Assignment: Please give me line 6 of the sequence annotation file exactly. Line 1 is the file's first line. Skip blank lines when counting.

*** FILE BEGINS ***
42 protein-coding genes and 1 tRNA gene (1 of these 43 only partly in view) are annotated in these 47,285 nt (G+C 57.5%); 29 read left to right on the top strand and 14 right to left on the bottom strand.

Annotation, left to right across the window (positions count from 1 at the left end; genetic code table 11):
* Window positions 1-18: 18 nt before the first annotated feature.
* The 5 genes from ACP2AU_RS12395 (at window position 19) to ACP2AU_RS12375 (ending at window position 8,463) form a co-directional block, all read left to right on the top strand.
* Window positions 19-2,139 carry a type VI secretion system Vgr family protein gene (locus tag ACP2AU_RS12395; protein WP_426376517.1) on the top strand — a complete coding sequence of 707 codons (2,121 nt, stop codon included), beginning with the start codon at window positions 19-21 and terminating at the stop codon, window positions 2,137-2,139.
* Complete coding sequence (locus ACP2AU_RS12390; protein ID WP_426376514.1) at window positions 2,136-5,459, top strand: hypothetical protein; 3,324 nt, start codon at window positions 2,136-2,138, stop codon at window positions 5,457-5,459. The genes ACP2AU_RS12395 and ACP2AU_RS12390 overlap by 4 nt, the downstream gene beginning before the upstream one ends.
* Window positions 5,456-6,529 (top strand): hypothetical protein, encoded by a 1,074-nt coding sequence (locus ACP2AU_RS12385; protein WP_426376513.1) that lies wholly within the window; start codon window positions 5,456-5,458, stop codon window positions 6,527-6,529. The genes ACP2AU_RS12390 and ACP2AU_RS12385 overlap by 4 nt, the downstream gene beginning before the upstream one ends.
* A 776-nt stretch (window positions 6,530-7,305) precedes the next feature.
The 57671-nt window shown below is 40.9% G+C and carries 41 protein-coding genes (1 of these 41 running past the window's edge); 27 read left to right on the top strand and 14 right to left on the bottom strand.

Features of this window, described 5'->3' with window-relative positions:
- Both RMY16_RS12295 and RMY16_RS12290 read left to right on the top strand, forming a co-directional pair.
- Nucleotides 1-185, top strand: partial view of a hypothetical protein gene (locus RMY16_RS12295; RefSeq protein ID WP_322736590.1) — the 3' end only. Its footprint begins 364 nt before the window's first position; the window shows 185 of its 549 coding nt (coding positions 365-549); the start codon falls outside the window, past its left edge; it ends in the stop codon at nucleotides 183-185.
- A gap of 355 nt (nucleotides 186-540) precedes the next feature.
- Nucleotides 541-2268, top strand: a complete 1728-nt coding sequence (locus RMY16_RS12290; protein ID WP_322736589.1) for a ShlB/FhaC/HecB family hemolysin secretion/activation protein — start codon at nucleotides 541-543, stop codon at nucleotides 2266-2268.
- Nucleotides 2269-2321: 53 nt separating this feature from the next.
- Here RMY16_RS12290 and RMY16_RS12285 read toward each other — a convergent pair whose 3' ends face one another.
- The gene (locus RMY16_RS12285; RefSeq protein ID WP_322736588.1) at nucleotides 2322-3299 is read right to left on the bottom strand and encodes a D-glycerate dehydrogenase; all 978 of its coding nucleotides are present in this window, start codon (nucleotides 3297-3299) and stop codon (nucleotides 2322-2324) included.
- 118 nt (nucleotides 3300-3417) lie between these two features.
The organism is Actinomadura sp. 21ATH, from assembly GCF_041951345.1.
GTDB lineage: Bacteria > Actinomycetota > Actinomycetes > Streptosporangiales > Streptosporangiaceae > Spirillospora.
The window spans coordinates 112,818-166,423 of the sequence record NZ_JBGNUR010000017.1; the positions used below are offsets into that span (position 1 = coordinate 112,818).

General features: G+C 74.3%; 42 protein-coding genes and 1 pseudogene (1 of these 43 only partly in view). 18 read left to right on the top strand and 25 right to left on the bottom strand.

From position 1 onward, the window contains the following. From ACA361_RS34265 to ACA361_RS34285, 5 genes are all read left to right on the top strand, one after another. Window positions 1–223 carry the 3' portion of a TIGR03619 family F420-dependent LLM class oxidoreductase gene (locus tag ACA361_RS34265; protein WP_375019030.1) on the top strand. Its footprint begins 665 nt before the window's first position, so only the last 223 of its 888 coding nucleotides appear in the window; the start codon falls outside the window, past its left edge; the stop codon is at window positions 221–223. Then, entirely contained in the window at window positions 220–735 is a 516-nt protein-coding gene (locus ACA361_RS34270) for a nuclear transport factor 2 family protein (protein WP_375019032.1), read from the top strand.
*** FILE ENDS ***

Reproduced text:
* Complete coding sequence (locus ACP2AU_RS12390; protein ID WP_426376514.1) at window positions 2,136-5,459, top strand: hypothetical protein; 3,324 nt, start codon at window positions 2,136-2,138, stop codon at window positions 5,457-5,459. The genes ACP2AU_RS12395 and ACP2AU_RS12390 overlap by 4 nt, the downstream gene beginning before the upstream one ends.